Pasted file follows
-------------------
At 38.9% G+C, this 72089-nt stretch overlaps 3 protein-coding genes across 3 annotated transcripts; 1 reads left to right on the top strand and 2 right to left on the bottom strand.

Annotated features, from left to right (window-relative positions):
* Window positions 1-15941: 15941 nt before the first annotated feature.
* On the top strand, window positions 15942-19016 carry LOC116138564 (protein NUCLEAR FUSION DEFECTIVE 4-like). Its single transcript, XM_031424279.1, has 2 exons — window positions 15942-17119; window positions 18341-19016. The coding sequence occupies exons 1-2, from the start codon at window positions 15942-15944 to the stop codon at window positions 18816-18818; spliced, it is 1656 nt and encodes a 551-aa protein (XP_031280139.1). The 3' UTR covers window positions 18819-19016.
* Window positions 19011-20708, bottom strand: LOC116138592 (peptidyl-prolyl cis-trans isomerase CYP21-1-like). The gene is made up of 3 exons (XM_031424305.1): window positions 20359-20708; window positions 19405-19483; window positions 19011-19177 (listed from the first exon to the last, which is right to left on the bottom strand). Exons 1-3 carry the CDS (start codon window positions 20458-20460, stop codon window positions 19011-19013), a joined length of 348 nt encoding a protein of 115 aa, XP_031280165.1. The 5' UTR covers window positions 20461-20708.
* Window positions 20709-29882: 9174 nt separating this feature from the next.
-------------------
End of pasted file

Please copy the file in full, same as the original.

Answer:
At 38.9% G+C, this 72089-nt stretch overlaps 3 protein-coding genes across 3 annotated transcripts; 1 reads left to right on the top strand and 2 right to left on the bottom strand.

Annotated features, from left to right (window-relative positions):
* Window positions 1-15941: 15941 nt before the first annotated feature.
* On the top strand, window positions 15942-19016 carry LOC116138564 (protein NUCLEAR FUSION DEFECTIVE 4-like). Its single transcript, XM_031424279.1, has 2 exons — window positions 15942-17119; window positions 18341-19016. The coding sequence occupies exons 1-2, from the start codon at window positions 15942-15944 to the stop codon at window positions 18816-18818; spliced, it is 1656 nt and encodes a 551-aa protein (XP_031280139.1). The 3' UTR covers window positions 18819-19016.
* Window positions 19011-20708, bottom strand: LOC116138592 (peptidyl-prolyl cis-trans isomerase CYP21-1-like). The gene is made up of 3 exons (XM_031424305.1): window positions 20359-20708; window positions 19405-19483; window positions 19011-19177 (listed from the first exon to the last, which is right to left on the bottom strand). Exons 1-3 carry the CDS (start codon window positions 20458-20460, stop codon window positions 19011-19013), a joined length of 348 nt encoding a protein of 115 aa, XP_031280165.1. The 5' UTR covers window positions 20461-20708.
* Window positions 20709-29882: 9174 nt separating this feature from the next.